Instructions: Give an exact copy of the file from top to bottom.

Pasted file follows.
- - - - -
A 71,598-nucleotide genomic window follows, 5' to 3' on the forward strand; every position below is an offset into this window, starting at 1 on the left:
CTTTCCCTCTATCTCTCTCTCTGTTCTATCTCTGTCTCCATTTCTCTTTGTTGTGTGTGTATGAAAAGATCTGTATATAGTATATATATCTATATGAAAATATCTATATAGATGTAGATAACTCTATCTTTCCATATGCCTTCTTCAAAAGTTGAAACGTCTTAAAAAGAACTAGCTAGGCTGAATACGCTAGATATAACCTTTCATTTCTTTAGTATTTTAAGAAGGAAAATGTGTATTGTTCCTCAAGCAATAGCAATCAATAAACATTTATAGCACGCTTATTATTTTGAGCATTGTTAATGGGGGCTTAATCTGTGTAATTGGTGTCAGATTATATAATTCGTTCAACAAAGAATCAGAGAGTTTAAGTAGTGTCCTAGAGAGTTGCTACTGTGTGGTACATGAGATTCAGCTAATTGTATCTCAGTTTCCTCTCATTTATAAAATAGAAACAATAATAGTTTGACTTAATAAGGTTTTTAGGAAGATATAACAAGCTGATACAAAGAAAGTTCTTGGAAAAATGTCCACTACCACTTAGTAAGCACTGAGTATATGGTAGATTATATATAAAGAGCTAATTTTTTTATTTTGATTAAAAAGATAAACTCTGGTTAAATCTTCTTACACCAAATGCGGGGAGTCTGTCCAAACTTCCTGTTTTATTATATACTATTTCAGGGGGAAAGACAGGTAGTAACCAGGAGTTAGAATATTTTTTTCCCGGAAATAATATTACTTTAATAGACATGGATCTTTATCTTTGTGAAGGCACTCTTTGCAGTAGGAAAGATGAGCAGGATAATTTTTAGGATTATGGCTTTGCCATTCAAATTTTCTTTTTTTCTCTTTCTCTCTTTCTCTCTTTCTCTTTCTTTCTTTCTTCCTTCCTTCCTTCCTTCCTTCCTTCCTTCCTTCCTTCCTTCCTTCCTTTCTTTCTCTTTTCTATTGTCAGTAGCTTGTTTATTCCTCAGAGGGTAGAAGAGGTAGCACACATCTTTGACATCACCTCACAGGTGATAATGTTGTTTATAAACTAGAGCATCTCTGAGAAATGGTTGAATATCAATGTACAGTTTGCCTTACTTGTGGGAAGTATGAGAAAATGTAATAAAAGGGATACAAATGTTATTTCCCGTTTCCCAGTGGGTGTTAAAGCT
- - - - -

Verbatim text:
A 71,598-nucleotide genomic window follows, 5' to 3' on the forward strand; every position below is an offset into this window, starting at 1 on the left:
CTTTCCCTCTATCTCTCTCTCTGTTCTATCTCTGTCTCCATTTCTCTTTGTTGTGTGTGTATGAAAAGATCTGTATATAGTATATATATCTATATGAAAATATCTATATAGATGTAGATAACTCTATCTTTCCATATGCCTTCTTCAAAAGTTGAAACGTCTTAAAAAGAACTAGCTAGGCTGAATACGCTAGATATAACCTTTCATTTCTTTAGTATTTTAAGAAGGAAAATGTGTATTGTTCCTCAAGCAATAGCAATCAATAAACATTTATAGCACGCTTATTATTTTGAGCATTGTTAATGGGGGCTTAATCTGTGTAATTGGTGTCAGATTATATAATTCGTTCAACAAAGAATCAGAGAGTTTAAGTAGTGTCCTAGAGAGTTGCTACTGTGTGGTACATGAGATTCAGCTAATTGTATCTCAGTTTCCTCTCATTTATAAAATAGAAACAATAATAGTTTGACTTAATAAGGTTTTTAGGAAGATATAACAAGCTGATACAAAGAAAGTTCTTGGAAAAATGTCCACTACCACTTAGTAAGCACTGAGTATATGGTAGATTATATATAAAGAGCTAATTTTTTTATTTTGATTAAAAAGATAAACTCTGGTTAAATCTTCTTACACCAAATGCGGGGAGTCTGTCCAAACTTCCTGTTTTATTATATACTATTTCAGGGGGAAAGACAGGTAGTAACCAGGAGTTAGAATATTTTTTTCCCGGAAATAATATTACTTTAATAGACATGGATCTTTATCTTTGTGAAGGCACTCTTTGCAGTAGGAAAGATGAGCAGGATAATTTTTAGGATTATGGCTTTGCCATTCAAATTTTCTTTTTTTCTCTTTCTCTCTTTCTCTCTTTCTCTTTCTTTCTTTCTTCCTTCCTTCCTTCCTTCCTTCCTTCCTTCCTTCCTTCCTTCCTTCCTTTCTTTCTCTTTTCTATTGTCAGTAGCTTGTTTATTCCTCAGAGGGTAGAAGAGGTAGCACACATCTTTGACATCACCTCACAGGTGATAATGTTGTTTATAAACTAGAGCATCTCTGAGAAATGGTTGAATATCAATGTACAGTTTGCCTTACTTGTGGGAAGTATGAGAAAATGTAATAAAAGGGATACAAATGTTATTTCCCGTTTCCCAGTGGGTGTTAAAGCT